Liver Disease


“Carrier” is a term often mentioned when we talk about liver disease. What is a “carrier ”? How is this state generated? How is it detected? Also, why is it harmful to be a carrier?

When the hepatitis B virus (or any virus) enters the body, our defense system (i.e. immune system) will respond immediately by sending out antibodies to deal with the intruders (i.e. viruses). If the antibodies win the battle, the virus will be wiped out. The person does not become ill as long as the antibody level remains above 10  IU/L. However, a person should have a booster vaccine  if his/her antibody level is below 10.

If the level of antibodies remains low after six months, the body will produce another substance called “antigen” to help fight against the virus. Although antibodies and antigens both protect the body from viral invasion, they cannot co-exist peacefully. There will be no antibody when antigen is present. Antigen is a type of antibody that is more neutral. Antigen will try to negotiate with the virus, establishing a “non-aggression pact”. If the antigen cannot wipe out the virus, the virus will remain inside the body without interfering with the body. At this time the body has become a “carrier”.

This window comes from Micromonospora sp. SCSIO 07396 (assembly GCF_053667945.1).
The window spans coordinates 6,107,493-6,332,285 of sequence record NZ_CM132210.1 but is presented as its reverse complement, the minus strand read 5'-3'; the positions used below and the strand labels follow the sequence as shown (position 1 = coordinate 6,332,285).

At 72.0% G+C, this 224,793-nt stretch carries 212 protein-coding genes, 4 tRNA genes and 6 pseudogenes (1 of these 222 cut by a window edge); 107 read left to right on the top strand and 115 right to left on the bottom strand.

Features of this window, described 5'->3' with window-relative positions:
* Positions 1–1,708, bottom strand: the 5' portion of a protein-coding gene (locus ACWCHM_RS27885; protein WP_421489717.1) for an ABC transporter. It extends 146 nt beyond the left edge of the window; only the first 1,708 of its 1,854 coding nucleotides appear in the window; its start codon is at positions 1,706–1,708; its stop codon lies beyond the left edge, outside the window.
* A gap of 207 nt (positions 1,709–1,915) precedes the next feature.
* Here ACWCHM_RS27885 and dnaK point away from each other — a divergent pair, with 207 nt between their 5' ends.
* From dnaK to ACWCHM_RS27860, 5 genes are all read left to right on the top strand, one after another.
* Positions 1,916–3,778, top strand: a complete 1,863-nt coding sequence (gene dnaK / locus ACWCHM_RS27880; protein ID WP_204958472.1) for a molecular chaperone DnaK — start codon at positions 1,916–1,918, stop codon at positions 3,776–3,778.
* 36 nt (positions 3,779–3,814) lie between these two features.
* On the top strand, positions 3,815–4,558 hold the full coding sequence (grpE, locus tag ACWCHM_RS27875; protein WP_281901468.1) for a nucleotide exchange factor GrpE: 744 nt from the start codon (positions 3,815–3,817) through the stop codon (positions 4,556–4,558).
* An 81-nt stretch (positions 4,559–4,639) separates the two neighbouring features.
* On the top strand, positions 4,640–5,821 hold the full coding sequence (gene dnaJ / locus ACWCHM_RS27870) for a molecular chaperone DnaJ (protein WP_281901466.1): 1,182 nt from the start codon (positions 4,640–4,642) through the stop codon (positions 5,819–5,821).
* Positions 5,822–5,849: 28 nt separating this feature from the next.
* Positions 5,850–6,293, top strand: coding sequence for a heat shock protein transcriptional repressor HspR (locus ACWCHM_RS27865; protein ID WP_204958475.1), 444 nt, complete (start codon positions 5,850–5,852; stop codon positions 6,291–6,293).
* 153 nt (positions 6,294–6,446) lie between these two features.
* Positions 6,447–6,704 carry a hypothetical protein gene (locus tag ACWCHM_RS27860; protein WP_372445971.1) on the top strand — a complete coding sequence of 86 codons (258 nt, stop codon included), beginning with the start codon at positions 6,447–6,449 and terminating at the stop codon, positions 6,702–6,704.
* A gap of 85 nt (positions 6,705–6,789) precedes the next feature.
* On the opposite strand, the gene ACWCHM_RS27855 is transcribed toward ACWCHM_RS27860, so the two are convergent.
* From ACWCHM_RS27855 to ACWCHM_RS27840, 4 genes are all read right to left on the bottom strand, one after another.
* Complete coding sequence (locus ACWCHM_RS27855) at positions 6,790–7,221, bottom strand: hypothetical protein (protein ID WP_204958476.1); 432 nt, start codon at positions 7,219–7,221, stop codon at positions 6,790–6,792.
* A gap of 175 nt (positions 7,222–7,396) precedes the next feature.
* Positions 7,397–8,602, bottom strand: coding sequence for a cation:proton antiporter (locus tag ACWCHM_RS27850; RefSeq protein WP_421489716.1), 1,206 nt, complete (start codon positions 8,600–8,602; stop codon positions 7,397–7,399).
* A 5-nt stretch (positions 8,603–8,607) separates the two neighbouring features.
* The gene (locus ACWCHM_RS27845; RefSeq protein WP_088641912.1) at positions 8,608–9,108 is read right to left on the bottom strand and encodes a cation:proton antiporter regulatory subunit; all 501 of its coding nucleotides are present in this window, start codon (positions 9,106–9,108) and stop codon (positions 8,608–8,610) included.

However, if a person’s immune system has been weakened (for example the person became ill due to another disease) then the originally non-invasive  hepatitis viruses may start attacking the body. Therefore being a carrier is similar to living with your enemy. If your immune response successfully eliminates the subsequent pathogen, then the hepatitis virus will continue to be dormant and stay in the human body until another opportunity for invasion comes. 

How would I know if I am a carrier? A single blood test can tell. If the blood test result returns positive, then you are a carrier and has the ability to spread the virus to others.

Content by Dr. Francis Ho, Family Practice